Children aren’t born knowing words. We have to help build their brains. Reading, talking and playing are three of the most important things we can do with children. You can do that with a child from birth. It seems natural that people play with their children, which is great, but the importance of reading and talking can be lost. The engagement of the baby seeing your face and hearing your voice helps the baby begin to respond with cooing and sounds coming back and forth. Reading, just sitting, and having that one on one time with an infant, is important to give them the chance to hear your voice. They are watching what you’re doing. They end up having so much experience coming into school with books, vocabulary words and talking.


As children get older, it is important for adults to sit on the floor and let them lead in an activity they like to do. Making a game at the grocery store, picking out the red fruits when you’re in the fruit section, this is play and it is entertaining for children. They seek out adults and want that interaction. Encouraging families and caregivers to know the importance of reading, talking and playing, and to be intentional about it, is very important.


Why does Fayette County Public Schools (FCPS) place such a strong emphasis on early childhood education?

Families are everywhere in our community and FCPS is a large entity here. We serve children, preschool through 12th grade. We open our doors for preschool in Fayette County at 3 years old. We know school readiness starts way before children enter the door here. For Fayette County, we knew we needed to recognize where our families are. We consider any family birth to 3 as part of our family. The children in these families will come to Fayette County Schools. Through partnerships, we wanted to start early and all work together so when children get to preschool, or kindergarten, we could ensure they are ready for school when they walk through the door.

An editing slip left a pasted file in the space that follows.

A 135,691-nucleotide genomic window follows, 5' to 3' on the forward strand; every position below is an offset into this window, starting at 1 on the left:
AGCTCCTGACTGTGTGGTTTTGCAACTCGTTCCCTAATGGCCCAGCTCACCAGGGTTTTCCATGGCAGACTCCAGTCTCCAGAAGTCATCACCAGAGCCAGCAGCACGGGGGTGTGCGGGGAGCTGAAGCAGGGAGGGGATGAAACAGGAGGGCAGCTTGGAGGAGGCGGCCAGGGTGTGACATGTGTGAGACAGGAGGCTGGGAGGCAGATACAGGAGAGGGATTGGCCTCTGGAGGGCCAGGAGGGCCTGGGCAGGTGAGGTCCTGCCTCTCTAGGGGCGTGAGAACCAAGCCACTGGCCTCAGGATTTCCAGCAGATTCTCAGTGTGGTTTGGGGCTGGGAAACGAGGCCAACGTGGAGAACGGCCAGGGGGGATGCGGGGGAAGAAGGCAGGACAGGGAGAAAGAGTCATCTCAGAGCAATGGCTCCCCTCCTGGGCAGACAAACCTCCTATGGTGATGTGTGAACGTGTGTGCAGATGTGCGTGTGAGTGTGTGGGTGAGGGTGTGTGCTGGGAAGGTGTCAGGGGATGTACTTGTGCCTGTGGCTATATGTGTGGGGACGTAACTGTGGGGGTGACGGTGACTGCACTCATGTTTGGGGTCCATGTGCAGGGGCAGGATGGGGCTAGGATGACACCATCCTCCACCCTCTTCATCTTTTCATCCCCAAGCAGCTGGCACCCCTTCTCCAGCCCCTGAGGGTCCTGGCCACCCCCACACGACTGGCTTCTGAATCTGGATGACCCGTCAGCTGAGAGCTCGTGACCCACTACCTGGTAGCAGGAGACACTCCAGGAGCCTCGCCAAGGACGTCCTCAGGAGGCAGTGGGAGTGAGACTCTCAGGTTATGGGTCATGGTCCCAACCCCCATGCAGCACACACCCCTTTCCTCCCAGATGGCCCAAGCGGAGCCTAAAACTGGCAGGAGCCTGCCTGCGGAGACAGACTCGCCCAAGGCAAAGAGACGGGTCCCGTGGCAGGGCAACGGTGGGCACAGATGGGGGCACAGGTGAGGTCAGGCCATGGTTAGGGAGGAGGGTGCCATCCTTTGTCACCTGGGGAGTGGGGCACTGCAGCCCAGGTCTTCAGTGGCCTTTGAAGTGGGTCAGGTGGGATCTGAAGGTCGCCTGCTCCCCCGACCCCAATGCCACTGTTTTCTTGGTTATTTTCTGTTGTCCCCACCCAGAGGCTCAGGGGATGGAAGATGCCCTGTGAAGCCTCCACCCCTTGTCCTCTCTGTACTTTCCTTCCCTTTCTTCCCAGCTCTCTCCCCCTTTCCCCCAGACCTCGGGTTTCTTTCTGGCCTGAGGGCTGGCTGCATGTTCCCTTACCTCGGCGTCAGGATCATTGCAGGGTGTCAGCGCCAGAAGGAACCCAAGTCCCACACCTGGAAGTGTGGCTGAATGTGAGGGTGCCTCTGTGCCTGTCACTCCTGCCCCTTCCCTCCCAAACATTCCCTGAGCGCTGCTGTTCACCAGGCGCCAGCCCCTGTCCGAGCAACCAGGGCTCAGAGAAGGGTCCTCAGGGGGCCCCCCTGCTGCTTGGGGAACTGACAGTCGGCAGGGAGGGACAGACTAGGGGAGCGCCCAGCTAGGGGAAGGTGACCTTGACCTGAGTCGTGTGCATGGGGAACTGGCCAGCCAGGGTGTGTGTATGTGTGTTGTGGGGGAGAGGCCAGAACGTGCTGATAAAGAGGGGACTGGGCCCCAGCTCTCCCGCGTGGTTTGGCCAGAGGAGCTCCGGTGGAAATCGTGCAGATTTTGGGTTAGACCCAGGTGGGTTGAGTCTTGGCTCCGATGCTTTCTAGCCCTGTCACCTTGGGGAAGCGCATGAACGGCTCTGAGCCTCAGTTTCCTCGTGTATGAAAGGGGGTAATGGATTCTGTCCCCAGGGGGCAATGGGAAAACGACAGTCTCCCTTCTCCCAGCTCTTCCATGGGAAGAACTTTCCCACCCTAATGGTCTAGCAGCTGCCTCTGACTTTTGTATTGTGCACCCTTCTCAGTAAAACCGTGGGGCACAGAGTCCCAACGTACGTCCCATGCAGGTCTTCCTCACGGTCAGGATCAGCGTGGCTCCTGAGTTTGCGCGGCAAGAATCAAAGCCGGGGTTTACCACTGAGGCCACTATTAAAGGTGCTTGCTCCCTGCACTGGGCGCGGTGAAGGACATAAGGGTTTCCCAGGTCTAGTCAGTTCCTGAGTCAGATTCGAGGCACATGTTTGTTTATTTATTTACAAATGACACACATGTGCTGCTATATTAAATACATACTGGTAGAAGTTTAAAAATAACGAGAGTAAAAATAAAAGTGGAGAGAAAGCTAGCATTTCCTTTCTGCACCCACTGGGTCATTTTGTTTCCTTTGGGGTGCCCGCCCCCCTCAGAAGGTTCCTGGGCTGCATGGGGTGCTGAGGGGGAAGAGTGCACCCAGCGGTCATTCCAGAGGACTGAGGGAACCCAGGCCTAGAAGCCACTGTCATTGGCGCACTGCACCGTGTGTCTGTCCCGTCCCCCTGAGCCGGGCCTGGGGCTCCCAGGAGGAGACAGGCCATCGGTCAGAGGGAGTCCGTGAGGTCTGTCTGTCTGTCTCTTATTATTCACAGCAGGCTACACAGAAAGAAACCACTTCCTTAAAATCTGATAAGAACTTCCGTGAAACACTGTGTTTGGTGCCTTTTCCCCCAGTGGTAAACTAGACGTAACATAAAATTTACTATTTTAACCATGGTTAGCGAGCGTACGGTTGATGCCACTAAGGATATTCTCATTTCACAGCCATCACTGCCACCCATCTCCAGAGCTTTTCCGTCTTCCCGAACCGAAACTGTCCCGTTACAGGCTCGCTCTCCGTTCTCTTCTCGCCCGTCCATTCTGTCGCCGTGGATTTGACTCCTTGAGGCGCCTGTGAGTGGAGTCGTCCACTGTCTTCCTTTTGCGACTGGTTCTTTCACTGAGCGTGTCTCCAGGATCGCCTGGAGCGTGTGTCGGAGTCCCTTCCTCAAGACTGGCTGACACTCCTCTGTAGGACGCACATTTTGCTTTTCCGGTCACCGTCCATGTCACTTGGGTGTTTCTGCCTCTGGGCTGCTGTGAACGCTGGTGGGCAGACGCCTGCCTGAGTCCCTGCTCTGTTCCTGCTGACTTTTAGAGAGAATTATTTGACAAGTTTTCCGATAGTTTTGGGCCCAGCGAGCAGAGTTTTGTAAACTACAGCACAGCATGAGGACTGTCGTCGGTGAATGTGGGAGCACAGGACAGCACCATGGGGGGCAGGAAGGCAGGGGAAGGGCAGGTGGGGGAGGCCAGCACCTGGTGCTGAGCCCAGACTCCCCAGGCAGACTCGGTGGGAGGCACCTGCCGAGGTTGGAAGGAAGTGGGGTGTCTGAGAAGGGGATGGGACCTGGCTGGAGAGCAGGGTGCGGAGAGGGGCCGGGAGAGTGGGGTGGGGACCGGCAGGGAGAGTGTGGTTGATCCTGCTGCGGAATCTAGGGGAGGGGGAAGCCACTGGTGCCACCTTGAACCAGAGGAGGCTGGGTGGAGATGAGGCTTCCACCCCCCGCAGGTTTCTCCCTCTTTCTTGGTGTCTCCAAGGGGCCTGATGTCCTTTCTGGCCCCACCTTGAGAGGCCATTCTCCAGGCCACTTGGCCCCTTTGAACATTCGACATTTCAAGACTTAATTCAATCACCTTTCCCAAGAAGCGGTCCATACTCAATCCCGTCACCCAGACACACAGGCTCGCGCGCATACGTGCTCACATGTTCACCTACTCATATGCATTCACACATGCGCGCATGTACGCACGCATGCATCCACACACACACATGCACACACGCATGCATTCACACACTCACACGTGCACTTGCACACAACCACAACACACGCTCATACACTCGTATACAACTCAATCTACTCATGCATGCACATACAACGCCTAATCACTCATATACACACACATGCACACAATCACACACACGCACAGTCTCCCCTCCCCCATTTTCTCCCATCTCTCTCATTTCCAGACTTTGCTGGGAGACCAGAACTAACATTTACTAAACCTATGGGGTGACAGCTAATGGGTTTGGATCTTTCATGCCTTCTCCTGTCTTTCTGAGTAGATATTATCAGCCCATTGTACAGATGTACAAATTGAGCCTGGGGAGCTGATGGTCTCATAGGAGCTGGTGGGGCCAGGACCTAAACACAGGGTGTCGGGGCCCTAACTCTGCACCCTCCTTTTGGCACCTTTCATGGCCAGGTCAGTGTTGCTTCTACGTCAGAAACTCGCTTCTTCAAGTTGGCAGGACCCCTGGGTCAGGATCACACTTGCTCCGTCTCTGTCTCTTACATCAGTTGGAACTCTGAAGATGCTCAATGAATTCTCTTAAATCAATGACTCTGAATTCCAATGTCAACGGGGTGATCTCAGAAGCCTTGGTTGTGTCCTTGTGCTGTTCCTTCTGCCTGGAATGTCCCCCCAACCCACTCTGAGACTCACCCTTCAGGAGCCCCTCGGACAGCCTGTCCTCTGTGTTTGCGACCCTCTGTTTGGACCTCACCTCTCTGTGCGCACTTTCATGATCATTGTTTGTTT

Just for fun:

What is your favorite children’s book to READ?

My favorite book to read is “Chicka Chicka Boom Boom”. The rhyming piece of it is so funny. When I taught preschool, the children loved that book and I think watching them get excited when we would pull it out was so much fun to be a part of at circle time. It has really stuck with me. If someone asks me to come read, I am more than likely going to pick “Chicka Chicka Boom Boom” off the shelf and take it with me.


If you have an afternoon with nothing scheduled, how would you PLAY?

Honestly, it would be to go for a walk. Especially with COVID, I just like to get outside and take a walk while looking at the trees.


If you could TALK with one person, from the past or present, who would it be, and what would you ask them?

If I could talk to one person, it would be my granddad. Here is what I would say to him:

“I know how much education meant to you. On the day I graduated with my doctoral degree, I thought of you often. I would laugh thinking of you saying, ‘Now, what kind of doctor are you?’ You may not have ever realized exactly what the degree was, but you would be proud of me for continuing my education. Your honorary high school diploma is displayed in my office and I look at it every day. The day you received your diploma, I was so proud of you. Someone in their 80s receiving a high school diploma is not something you see every day. The picture of you in your cap holding your diploma means so much to me. Just having these things in my office, knowing you are watching over me, makes me a better person every single day. Love to you and Nana.”


Thank you so much, Whitney, for all you do with FCPS and First 5 Lex!